Int. J. Mol. Sci. 2015, 16(2), 4095-4120; doi:10.3390/ijms16024095
Received: 22 December 2014 / Revised: 26 January 2015 / Accepted: 9 February 2015 / Published: 13 February 2015
Cited by 4 | PDF Full-text (1768 KB) | HTML Full-text | XML Full-text
Abstract
The actin depolymerizing factor (ADF)/cofilin protein family is essential for actin dynamics, cell division, chemotaxis and tumor metastasis. Cofilin-1 (CFL-1) is a primary non-muscle isoform of the ADF/cofilin protein family accelerating the actin filamental turnover in vitro and in vivo. In response
[...] Read more.
The actin depolymerizing factor (ADF)/cofilin protein family is essential for actin dynamics, cell division, chemotaxis and tumor metastasis. Cofilin-1 (CFL-1) is a primary non-muscle isoform of the ADF/cofilin protein family accelerating the actin filamental turnover in vitro and in vivo. In response to environmental stimulation, CFL-1 enters the nucleus to regulate the actin dynamics. Although the purpose of this cytoplasm-nucleus transition remains unclear, it is speculated that the interaction between CFL-1 and DNA may influence various biological responses, including DNA damage repair. In this review, we will discuss the possible involvement of CFL-1 in DNA damage responses (DDR) induced by ionizing radiation (IR), and the implications for cancer radiotherapy. Full article
(This article belongs to the Special Issue DNA Damage and Repair in Degenerative Diseases 2014)
Open AccessReview Effects of Atmospheric Pressure Plasmas on Isolated and Cellular DNA—A Review
Int. J. Mol. Sci. 2015, 16(2), 2971-3016; doi:10.3390/ijms16022971
Received: 7 November 2014 / Revised: 14 January 2015 / Accepted: 15 January 2015 / Published: 29 January 2015
Cited by 15 | PDF Full-text (3217 KB) | HTML Full-text | XML Full-text
Abstract
Atmospheric Pressure Plasma (APP) is being used widely in a variety of biomedical applications. Extensive research in the field of plasma medicine has shown the induction of DNA damage by APP in a dose-dependent manner in both prokaryotic and eukaryotic systems. Recent evidence
[...] Read more.
Atmospheric Pressure Plasma (APP) is being used widely in a variety of biomedical applications. Extensive research in the field of plasma medicine has shown the induction of DNA damage by APP in a dose-dependent manner in both prokaryotic and eukaryotic systems. Recent evidence suggests that APP-induced DNA damage shows potential benefits in many applications, such as sterilization and cancer therapy. However, in several other applications, such as wound healing and dentistry, DNA damage can be detrimental. This review reports on the extensive investigations devoted to APP interactions with DNA, with an emphasis on the critical role of reactive species in plasma-induced damage to DNA. The review consists of three main sections dedicated to fundamental knowledge of the interactions of reactive oxygen species (ROS)/reactive nitrogen species (RNS) with DNA and its components, as well as the effects of APP on isolated and cellular DNA in prokaryotes and eukaryotes. Full article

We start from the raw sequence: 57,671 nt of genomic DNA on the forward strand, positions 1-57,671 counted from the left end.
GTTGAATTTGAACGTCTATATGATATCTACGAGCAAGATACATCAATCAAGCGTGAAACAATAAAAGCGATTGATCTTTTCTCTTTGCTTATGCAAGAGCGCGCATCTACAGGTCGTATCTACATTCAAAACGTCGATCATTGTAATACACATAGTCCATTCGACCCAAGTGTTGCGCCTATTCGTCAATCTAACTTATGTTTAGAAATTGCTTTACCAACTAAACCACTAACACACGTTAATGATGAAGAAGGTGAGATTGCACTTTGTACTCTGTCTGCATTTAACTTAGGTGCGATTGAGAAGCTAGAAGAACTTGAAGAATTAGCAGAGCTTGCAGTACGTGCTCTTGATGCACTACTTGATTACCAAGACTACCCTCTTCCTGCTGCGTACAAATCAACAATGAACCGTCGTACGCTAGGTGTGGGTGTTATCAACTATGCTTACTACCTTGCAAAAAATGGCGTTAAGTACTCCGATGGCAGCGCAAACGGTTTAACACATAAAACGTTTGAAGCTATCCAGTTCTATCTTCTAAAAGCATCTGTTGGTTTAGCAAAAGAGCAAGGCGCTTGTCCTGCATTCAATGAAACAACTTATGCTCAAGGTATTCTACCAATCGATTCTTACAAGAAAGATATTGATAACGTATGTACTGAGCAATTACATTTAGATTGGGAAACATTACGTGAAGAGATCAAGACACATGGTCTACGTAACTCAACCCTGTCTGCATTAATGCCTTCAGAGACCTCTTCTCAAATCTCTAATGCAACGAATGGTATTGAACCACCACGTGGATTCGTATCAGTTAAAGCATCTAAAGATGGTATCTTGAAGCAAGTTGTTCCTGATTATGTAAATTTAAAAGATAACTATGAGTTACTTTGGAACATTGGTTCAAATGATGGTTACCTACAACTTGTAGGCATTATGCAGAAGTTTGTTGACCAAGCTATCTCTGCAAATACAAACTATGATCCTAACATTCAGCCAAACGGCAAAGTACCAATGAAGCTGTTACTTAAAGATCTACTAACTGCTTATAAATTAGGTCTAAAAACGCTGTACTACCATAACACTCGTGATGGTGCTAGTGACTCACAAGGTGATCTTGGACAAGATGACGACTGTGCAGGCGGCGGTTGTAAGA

(This article belongs to the Special Issue DNA Damage and Repair in Degenerative Diseases 2014)
Open AccessReview BRCA1 and p53 Tumor Suppressor Molecules in Alzheimer’s Disease
Int. J. Mol. Sci. 2015, 16(2), 2879-2892; doi:10.3390/ijms16022879
Received: 29 October 2014 / Revised: 20 November 2014 / Accepted: 20 January 2015 / Published: 28 January 2015
Cited by 4 | PDF Full-text (801 KB) | HTML Full-text | XML Full-text
Abstract
Tumor suppressor molecules play a pivotal role in regulating DNA repair, cell proliferation, and cell death, which are also important processes in the pathogenesis of Alzheimer’s disease. Alzheimer’s disease is the most common neurodegenerative disorder, however, the precise molecular events that control the
[...] Read more.
Tumor suppressor molecules play a pivotal role in regulating DNA repair, cell proliferation, and cell death, which are also important processes in the pathogenesis of Alzheimer’s disease. Alzheimer’s disease is the most common neurodegenerative disorder, however, the precise molecular events that control the death of neuronal cells are unclear. Recently, a fundamental role for tumor suppressor molecules in regulating neurons in Alzheimer’s disease was highlighted. Generally, onset of neurodegenerative diseases including Alzheimer’s disease may be delayed with use of dietary neuro-protective agents against oxidative stresses. Studies suggest that dietary antioxidants are also beneficial for brain health in reducing disease-risk and in slowing down disease-progression. We summarize research advances in dietary regulation for the treatment of Alzheimer’s disease with a focus on its modulatory roles in BRCA1 and p53 tumor suppressor expression, in support of further therapeutic research in this field. Full article
(This article belongs to the Special Issue DNA Damage and Repair in Degenerative Diseases 2014)
Open AccessReview Autophagy in DNA Damage Response
Int. J. Mol. Sci. 2015, 16(2), 2641-2662; doi:10.3390/ijms16022641
Received: 15 December 2014 / Accepted: 12 January 2015 / Published: 23 January 2015
Cited by 17 | PDF Full-text (1469 KB) | HTML Full-text | XML Full-text
Abstract
DNA damage response (DDR) involves DNA repair, cell cycle regulation and apoptosis, but autophagy is also suggested to play a role in DDR. Autophagy can be activated in response to DNA-damaging agents, but the exact mechanism underlying this activation is not fully understood,